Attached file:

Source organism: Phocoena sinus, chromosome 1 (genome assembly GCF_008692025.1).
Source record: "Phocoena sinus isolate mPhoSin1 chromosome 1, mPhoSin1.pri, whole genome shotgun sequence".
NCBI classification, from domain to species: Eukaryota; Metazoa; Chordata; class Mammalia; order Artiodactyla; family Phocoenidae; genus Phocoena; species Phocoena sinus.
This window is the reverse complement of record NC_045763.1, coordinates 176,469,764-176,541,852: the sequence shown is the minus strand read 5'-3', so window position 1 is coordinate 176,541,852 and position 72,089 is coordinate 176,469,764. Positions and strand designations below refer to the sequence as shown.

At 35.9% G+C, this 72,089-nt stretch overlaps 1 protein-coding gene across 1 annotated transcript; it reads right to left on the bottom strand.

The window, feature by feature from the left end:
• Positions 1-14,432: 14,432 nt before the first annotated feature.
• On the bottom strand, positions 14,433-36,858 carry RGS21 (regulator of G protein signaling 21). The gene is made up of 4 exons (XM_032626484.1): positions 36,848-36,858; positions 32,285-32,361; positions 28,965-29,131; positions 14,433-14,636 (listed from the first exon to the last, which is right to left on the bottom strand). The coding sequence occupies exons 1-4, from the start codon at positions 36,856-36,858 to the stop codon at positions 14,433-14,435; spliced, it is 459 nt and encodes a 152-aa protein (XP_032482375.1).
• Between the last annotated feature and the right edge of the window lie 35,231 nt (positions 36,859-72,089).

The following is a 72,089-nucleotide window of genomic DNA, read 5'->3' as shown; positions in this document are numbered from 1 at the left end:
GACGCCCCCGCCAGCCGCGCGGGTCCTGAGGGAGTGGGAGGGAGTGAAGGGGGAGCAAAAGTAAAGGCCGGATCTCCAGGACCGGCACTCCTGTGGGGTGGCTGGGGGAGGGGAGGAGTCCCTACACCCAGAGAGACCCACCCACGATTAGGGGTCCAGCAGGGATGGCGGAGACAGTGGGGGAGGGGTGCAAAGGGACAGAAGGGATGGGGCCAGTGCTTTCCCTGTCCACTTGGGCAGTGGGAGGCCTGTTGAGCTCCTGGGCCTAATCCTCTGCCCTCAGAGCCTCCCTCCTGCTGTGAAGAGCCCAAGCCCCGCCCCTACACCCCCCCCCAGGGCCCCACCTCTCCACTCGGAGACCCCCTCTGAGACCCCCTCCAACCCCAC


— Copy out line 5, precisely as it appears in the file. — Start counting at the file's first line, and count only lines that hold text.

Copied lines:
At 35.9% G+C, this 72,089-nt stretch overlaps 1 protein-coding gene across 1 annotated transcript; it reads right to left on the bottom strand.